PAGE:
SREL Reprint #2621

 

 

 

Genetic and demographic responses of mercury-exposed mosquitofish (Gambusia Holbrooki) populations: Temporal stability and reproductive components of fitness

Christopher Paul Tatara1, Margaret Mulvey2, and Michael C. Newman2

1National Marine Fisheries Service, Manchester Research Station, PO Box 130, Manchester,
Washington 98353, USA
2The College of William and Mary, Virginia Institute of Marine Science, School of Marine Science,
Route 1208 Greate Road, Gloucester Point, Virginia 23062-1346, USA

Abstract: Two previous mesocosm studies showed changes in glucosephosphate isomerase-2 (Gpi-2) allele frequencies in mosquitofish populations exposed to mercury for 111 d or two years. A previous selection component analysis of single-generation populations exposed for 111 d to 18 µg/L Hg suggested that female sexual selection and fecundity selection could contribute to changes in Gpi-2 allele frequencies. The present multigeneration study was conducted to determine the stability of Gpi-2 allele frequencies over four years of mercury exposure, measure the reproductive fitness of Gpi-2 genotypes inhabiting control and mercury-contaminated mesocosms to determine a mechanism explaining changes in Gpi-2 allele frequencies, investigate differences in the demographic characteristics of mercury-exposed and control populations, and investigate the water quality of the mesocosms to determine if variables other than mercury show concordant patterns among mesocosms. Differences in Gpi-2 allele frequencies between control and mercury-exposed populations were stable over four years (~ eight generations) of mercury exposure. Mercury-exposed female mosquitofish had a lower probability of being gravid than control females (p=0.001). Mercury-exposed females also had lower fecundity (total number of eggs and embryos) than control females (p = 0.036). Unlike the results of the more intense mercury exposures in the single generation study, no strong evidence was found that Gpi-2 genotype influenced fecundity or the probability of being gravid in both control and mercury-exposed females. The quantification of fitness components is difficult but has the potential to enhance our understanding of how toxicants alter allele frequencies in exposed populations.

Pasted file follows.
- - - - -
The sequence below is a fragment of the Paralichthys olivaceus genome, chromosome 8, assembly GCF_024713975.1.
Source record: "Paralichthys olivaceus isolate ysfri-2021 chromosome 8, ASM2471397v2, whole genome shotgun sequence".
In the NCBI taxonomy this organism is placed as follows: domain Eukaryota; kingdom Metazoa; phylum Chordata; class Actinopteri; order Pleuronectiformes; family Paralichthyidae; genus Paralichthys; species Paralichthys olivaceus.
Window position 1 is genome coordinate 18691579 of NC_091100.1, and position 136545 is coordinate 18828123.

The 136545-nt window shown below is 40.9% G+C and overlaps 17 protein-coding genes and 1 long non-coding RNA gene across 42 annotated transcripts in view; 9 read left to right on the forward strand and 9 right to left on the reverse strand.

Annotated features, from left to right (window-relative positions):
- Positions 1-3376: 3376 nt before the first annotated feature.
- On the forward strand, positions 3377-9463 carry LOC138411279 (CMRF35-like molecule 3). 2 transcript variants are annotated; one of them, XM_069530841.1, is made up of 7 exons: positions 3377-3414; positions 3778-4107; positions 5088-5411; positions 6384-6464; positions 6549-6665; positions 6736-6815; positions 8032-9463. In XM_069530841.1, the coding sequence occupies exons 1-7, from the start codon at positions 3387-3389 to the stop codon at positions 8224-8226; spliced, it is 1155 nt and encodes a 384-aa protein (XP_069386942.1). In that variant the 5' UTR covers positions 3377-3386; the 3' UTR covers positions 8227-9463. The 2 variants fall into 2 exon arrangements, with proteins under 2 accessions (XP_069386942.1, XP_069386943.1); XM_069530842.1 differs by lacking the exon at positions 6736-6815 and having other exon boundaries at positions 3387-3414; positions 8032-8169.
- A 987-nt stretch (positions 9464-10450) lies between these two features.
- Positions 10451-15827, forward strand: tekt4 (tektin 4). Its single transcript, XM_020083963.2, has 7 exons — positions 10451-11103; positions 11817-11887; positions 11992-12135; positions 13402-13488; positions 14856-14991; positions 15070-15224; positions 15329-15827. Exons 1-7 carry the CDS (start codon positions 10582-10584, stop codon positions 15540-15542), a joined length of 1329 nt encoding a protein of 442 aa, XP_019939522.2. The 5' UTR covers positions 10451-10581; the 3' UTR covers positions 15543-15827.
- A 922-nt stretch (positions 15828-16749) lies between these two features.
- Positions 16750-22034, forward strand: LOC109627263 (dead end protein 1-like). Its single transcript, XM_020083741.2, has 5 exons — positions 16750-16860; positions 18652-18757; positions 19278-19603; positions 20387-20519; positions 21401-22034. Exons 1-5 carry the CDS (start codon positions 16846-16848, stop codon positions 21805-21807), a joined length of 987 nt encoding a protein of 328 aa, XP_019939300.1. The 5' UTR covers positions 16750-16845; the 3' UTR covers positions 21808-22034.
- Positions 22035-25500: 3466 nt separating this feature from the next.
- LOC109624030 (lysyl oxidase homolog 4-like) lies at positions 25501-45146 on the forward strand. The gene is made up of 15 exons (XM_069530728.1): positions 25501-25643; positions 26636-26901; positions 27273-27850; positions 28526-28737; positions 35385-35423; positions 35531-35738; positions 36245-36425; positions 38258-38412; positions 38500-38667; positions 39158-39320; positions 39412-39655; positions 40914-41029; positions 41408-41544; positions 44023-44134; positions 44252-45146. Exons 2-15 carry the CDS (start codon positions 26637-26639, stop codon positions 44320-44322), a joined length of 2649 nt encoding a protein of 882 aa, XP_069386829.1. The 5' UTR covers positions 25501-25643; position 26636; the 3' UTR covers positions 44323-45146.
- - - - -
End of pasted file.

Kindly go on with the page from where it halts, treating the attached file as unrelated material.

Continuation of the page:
Keywords: Gambusia holbrooki, Genetics, Mercury, Selection, Fitness

SREL Reprint #2621

Tatara, C. P., M. Mulvey and M. C. Newman. 2002. Genetic and demographic responses of mercury-exposed mosquitofish (Gambusia Holbrooki) populations: Temporal stability and reproductive components of fitness. Environmental Toxicology and Chemistry 21:2191-2197.

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